International%20Finance%20chapter%206

International%20Finance%20chapter%206 - International...

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International Finance Chapter 6: The Foreign Exchange Market Chapter Outline Foreign Exchange means the money of a foreign country which includes foreign currency, bank balances, banknotes, checks and drafts. Foreign Exchange Transaction is an agreement between buyer and seller that a fixed amount of a currency will be exchanged another currency on a given date. This market spans the globe: Sydney and Tokyo (morning), Hong Kong and Singapore, Bahrain, European Markets: Frankfurt, Zurich, London, then to NY, Chicago, SF and LA. Banks operate trading rooms that open and close throughout the day. The exchange market is open 24 hours per day using telecommunication and computer networks. Reuters, Telerate and Bloomberg provide exchange rate information. This is an automatic matching system (the NYSE also operates such a system). The Electronic Broking System (EBS) has largely replaced the need for broker transactions: USD1-99 9Million. In some countries a portion of the trading is done on a floor and the closing price for the day becomes the official price (fixing) for certain commercial and investment transactions and acts as an official price. Functions of the Foreign Exchange Markets 1. Transfer of Purchasing Power: International Trade and Capital Movements normally involve difference currencies. 2. Financing Inventories: The shipment of goods takes time and needs to be financed using Bankers’ Acceptances and Letters of Credit: Bankers’ Acceptance (BA) is a promised future payment also called a time draft which is guaranteed by a bank and drawn on a deposit at the bank: specifies the amount of money, the date and the person to which the payment is owed. This draft is an unconditional liability of the bank. The holder of the draft can sell the draft at a discount or wait until the maturity date. Letter of Credit: A letter from a bank guaranteeing that a payment owed to a seller will be received on time and for the contractual amount. The bank pays if the buyer does not the remaining balance. 3. Hedging Opportunities are Available (long and short positions) Short Position: selling assets that have been borrowed from a third party with the intention of purchasing the same asset back at a later day and returning the asset to that third party: Stocks, commodities and foreign Exchange Long Position: The purchase of a security with the expectation that the asset will rise in value. Market Participants: 4 of them 1. Bank and Nonbank Dealers: They profits from buying foreign exchange at a bid price and selling as the higher ask price . Competition between dealers international narrows the difference between these two prices which makes the markets more efficient: Large Commercial Banks earn between 10-20 percent of income in USA: Citibank, Barclays 2. Individuals and Firms: Consists of Importer, Exporter, Multinational Corporations, tourists and others.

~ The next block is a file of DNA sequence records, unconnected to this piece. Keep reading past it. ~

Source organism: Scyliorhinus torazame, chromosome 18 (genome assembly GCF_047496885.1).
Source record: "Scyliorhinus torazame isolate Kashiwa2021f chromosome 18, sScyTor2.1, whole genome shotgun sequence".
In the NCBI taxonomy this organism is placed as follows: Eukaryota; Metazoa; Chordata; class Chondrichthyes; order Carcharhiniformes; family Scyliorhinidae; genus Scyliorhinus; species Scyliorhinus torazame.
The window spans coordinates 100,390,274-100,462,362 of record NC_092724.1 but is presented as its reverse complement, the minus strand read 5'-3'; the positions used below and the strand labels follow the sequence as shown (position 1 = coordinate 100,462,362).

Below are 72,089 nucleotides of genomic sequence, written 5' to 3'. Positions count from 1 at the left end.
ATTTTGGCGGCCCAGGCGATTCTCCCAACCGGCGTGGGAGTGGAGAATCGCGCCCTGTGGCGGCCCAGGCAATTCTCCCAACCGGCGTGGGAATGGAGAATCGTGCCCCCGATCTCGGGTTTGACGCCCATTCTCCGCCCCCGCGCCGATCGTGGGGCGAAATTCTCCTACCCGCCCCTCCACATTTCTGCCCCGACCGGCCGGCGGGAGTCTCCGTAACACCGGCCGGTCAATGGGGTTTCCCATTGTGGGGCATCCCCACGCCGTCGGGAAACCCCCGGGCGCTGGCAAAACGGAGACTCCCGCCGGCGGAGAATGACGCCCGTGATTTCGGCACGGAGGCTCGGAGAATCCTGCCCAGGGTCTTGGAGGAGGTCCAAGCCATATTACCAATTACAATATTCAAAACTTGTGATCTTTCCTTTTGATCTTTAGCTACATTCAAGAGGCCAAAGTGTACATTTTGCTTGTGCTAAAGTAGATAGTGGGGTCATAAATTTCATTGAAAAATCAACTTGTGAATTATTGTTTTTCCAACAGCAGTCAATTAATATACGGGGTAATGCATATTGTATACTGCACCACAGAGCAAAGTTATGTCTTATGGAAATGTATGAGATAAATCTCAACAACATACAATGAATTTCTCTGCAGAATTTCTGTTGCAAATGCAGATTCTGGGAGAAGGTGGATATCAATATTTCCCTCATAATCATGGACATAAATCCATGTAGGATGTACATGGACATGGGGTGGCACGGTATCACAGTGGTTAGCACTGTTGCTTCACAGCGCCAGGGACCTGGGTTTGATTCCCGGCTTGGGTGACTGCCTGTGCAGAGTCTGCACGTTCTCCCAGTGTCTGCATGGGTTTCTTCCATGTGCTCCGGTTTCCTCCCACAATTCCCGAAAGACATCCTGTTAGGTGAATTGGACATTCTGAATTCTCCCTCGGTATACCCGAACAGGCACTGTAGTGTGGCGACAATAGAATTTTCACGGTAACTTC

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3. Speculators and Arbitragers: Operate on own self- interest. Arbitrage: try to profit from simultaneous exchange rate differences in different markets which increase market
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This note was uploaded on 11/15/2011 for the course FIN 4420 taught by Professor Billiebrotman during the Fall '11 term at Kennesaw.

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International%20Finance%20chapter%206 - International...

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